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Precision strikes

image L to R: Father Mark, brother Bear, Joey’s son Tate, and Joey Tamburin, owner of Tactical Demolition.

DALLAS/FT WORTH - In former times of aerial bombing, they tried to be on-target but basically just dropped a ton of bombs and hoped one of them hit.

 

 

 

 

 

 

    Now, technology has advanced to where a bomb can pretty much go in through a window of a building and take out a single room.
    This analogy can apply to the demolition business. We’re used to seeing images of a guy with a wrecking ball or bulldozer just attacking a structure. But in actuality, at least in this day and age, demolition is more like putting the bomb in a window.
    Joey Tamburin, owner of Tactical Demolition, agrees with this image.
     “To have a safe and clean demolition site, it takes skill and finesse,” he said.
    Tamburin didn’t have any construction training or background when he started Tactical in 2013. But he did have a younger brother who did. “[Bear has] been crucial
to our success and development.”
    He formed Tactical because he did have a lot of friends in construction, and through them realized that there was a market for a demolition company that was professional and accountable.
    Even though based in Frisco, Tamburin has done jobs statewide. “We really get asked to go into markets by our customers that feel comfortable with our leadership and count on our quality,” he said.
    A big part of Tamburin’s demolition business is called “selective dismantling,” or “structural modification.” They will take out only a certain part of a building that either is not use anymore, or not current with building codes, and make it ready for new clients for new reasons.
    This skill is especially needed when it comes to historical buildings. Tactical might leave the front façade, other stone work or part like an arch or bell tower, while removing the unwanted parts. Tamburin said, “it takes a lot of skill and concentration, but it’s very rewarding. We like those jobs especially.”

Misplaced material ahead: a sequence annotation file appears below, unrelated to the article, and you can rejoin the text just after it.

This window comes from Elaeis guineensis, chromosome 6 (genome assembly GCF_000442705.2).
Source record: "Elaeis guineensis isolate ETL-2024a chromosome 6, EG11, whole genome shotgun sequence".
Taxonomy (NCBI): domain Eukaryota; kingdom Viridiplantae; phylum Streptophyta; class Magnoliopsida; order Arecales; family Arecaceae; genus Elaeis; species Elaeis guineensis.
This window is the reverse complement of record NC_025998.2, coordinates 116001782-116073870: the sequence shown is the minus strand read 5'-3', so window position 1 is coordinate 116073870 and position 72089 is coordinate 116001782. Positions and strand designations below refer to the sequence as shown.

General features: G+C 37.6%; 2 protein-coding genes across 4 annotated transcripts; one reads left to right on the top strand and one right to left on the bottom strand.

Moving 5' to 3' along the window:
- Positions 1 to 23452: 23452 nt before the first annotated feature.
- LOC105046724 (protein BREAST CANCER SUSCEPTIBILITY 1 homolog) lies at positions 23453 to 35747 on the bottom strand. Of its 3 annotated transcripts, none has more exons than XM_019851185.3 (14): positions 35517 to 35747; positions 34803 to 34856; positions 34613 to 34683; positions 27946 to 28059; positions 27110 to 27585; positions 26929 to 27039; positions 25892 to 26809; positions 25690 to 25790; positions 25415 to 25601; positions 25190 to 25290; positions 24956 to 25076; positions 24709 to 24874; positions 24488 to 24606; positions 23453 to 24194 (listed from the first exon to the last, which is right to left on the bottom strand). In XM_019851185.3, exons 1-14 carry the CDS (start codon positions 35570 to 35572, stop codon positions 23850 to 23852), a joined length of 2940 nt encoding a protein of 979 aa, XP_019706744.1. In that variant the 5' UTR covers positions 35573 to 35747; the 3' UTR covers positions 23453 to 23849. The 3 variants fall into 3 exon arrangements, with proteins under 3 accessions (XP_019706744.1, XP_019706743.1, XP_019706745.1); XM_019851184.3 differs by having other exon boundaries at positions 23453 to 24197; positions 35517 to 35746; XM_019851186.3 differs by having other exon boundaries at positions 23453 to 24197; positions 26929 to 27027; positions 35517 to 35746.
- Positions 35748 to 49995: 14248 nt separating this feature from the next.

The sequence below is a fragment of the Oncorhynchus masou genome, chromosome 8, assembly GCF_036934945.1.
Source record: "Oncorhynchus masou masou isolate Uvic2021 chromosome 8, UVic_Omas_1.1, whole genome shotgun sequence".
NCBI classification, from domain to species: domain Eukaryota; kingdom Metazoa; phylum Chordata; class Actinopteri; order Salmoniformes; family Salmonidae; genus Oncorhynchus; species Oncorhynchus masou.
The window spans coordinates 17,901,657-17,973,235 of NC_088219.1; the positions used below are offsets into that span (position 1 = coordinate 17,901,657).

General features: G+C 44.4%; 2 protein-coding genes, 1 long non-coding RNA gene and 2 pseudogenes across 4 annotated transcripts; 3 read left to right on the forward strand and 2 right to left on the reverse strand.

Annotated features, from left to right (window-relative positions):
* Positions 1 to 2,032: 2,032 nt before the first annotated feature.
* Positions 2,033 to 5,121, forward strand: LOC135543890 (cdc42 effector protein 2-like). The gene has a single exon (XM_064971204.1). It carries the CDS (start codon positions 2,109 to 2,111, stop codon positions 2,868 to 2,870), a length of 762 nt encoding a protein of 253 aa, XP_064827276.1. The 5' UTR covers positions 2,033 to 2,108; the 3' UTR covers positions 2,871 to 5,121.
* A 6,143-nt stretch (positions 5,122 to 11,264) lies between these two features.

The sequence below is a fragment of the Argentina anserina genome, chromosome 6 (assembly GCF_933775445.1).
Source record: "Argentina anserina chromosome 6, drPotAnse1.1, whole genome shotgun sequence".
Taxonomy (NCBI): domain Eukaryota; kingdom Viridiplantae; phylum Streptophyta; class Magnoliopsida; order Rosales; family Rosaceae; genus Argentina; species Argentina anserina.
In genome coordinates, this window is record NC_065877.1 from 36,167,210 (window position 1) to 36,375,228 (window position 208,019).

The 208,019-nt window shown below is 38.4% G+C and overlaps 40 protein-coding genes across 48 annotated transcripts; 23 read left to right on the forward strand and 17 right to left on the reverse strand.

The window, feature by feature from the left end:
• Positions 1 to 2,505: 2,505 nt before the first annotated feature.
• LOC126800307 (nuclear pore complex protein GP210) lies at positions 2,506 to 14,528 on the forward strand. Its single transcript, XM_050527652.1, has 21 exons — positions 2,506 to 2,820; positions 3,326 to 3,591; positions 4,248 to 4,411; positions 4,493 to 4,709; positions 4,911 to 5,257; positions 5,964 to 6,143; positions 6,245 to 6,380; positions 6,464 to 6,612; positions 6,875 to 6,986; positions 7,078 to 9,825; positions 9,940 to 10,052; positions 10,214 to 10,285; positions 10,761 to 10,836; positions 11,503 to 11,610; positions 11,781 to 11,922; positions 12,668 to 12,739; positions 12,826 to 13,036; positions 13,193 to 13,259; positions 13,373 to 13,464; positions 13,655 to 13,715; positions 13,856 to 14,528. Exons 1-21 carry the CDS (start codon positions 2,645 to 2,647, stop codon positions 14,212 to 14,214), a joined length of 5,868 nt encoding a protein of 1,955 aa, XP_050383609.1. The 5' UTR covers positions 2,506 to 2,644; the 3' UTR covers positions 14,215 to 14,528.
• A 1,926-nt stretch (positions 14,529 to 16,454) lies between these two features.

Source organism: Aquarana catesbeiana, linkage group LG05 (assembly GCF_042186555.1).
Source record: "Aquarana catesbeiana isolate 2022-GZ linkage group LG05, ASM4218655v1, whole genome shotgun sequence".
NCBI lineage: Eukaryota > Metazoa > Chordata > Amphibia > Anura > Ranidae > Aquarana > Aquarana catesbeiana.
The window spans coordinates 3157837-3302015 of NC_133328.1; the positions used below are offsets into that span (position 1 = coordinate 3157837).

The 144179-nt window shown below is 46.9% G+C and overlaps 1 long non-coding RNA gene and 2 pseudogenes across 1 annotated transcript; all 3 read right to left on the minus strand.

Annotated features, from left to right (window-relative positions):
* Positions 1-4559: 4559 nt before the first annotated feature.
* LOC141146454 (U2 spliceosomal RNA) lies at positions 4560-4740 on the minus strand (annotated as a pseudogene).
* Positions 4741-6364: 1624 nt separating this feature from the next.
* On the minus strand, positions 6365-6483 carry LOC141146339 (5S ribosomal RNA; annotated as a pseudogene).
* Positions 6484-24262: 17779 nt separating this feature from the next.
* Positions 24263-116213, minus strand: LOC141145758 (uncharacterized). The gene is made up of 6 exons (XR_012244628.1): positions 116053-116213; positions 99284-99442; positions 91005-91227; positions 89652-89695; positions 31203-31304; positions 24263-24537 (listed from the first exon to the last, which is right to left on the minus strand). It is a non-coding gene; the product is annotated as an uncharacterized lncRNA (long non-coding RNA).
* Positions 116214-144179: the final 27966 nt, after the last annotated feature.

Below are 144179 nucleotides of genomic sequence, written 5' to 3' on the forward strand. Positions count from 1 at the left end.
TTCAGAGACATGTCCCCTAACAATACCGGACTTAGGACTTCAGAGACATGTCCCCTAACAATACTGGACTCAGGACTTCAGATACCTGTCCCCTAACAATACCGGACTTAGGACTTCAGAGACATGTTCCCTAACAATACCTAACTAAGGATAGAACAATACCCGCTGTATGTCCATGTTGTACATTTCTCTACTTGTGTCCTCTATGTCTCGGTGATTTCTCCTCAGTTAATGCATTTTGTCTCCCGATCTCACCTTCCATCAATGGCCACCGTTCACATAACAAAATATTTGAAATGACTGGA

Recycling of the demolished structure is also important. When they know a building has items or materials that are desirable, Tactical will call its many partners to come and buy it. This helps in two ways: (1) it helps to clean up the site; (2) Tactical makes money from it. “For better or for worse, we own the debris,” Tamburin said.
    Further, to see something that is basically unwanted, but still has inherent beauty and value, be used again for new people instead of being tossed away, gives Tamburin great joy. He says it’s his “favorite part” of his occupation.
    Tamburin’s day-to-day ops include overseeing the business and focusing on client relationships. Tactical has 74 employees on staff. On any given day, they have eight to 12 jobs going on.
    When they take down a structure that is tightly surrounded by other buildings, the highest priority is dust control so others aren’t adversely impacted.
    Tactical recently took out the sixth floor of a hospital, but had to do it with such precision that no other medical operations were hindered or restricted.  Tamburin said that took “more of a tactical response.”
    “We do a lot of upfront planning,” he added, which gives them a “competitive edge” when it comes to getting a project and doing it well.
    One can either drop of ton of bombs and hope one of them hits the target, or one can use precision when it comes to a strike. The choice seems clear.
    Tactical Demolition is a demolition company in Frisco. -dsz


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Dan Zulli dan@constructionnews.net